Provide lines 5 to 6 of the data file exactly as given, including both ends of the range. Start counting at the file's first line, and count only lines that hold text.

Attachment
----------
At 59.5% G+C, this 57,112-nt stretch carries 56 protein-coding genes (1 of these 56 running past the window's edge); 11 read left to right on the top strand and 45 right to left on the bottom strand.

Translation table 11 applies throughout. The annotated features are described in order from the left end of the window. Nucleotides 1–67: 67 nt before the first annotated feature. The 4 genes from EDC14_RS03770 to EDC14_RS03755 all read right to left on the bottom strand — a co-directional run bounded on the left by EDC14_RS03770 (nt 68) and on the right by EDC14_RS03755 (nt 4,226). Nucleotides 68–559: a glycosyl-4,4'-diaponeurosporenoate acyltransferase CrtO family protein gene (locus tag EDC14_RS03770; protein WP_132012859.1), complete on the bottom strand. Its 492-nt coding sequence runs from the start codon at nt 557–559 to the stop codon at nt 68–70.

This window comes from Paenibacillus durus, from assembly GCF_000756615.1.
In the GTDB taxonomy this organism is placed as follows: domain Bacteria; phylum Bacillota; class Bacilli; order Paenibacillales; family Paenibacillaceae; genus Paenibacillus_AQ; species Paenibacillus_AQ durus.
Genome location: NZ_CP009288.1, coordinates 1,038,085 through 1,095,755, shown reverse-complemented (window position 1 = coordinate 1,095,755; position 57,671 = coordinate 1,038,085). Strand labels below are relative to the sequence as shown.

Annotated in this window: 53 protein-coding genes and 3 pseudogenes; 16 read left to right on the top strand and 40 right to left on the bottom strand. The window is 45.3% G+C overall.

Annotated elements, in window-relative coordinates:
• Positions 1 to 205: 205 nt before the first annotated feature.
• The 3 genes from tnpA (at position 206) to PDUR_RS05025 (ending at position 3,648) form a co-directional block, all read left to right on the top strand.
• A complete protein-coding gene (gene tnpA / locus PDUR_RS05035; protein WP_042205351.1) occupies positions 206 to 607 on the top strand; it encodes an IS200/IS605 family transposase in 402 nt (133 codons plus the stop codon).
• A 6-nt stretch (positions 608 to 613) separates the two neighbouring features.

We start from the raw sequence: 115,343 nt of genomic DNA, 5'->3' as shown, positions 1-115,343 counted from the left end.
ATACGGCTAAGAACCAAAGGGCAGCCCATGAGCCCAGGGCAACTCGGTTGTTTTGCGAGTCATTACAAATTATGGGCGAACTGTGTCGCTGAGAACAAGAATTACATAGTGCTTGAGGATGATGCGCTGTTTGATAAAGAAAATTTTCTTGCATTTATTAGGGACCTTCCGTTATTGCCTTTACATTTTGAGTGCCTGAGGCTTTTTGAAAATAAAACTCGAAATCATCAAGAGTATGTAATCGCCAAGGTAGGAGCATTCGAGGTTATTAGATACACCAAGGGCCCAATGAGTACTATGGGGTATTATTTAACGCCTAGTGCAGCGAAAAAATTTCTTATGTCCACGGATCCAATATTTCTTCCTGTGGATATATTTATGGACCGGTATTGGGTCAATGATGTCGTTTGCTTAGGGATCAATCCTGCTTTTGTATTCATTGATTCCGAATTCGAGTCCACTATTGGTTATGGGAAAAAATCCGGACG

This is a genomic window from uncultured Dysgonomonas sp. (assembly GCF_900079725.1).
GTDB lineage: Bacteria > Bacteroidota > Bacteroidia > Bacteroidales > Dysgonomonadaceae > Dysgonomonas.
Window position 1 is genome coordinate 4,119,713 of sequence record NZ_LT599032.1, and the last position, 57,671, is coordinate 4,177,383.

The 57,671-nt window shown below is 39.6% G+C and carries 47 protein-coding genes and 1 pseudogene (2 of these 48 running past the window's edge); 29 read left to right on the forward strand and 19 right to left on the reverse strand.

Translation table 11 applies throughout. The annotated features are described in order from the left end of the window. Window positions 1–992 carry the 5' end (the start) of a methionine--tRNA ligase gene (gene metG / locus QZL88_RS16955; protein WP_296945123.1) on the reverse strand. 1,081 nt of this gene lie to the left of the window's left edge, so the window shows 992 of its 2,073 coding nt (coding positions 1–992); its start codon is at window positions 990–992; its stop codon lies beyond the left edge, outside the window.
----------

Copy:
Genome location: NZ_CP009288.1, coordinates 1,038,085 through 1,095,755, shown reverse-complemented (window position 1 = coordinate 1,095,755; position 57,671 = coordinate 1,038,085). Strand labels below are relative to the sequence as shown.

Annotated in this window: 53 protein-coding genes and 3 pseudogenes; 16 read left to right on the top strand and 40 right to left on the bottom strand. The window is 45.3% G+C overall.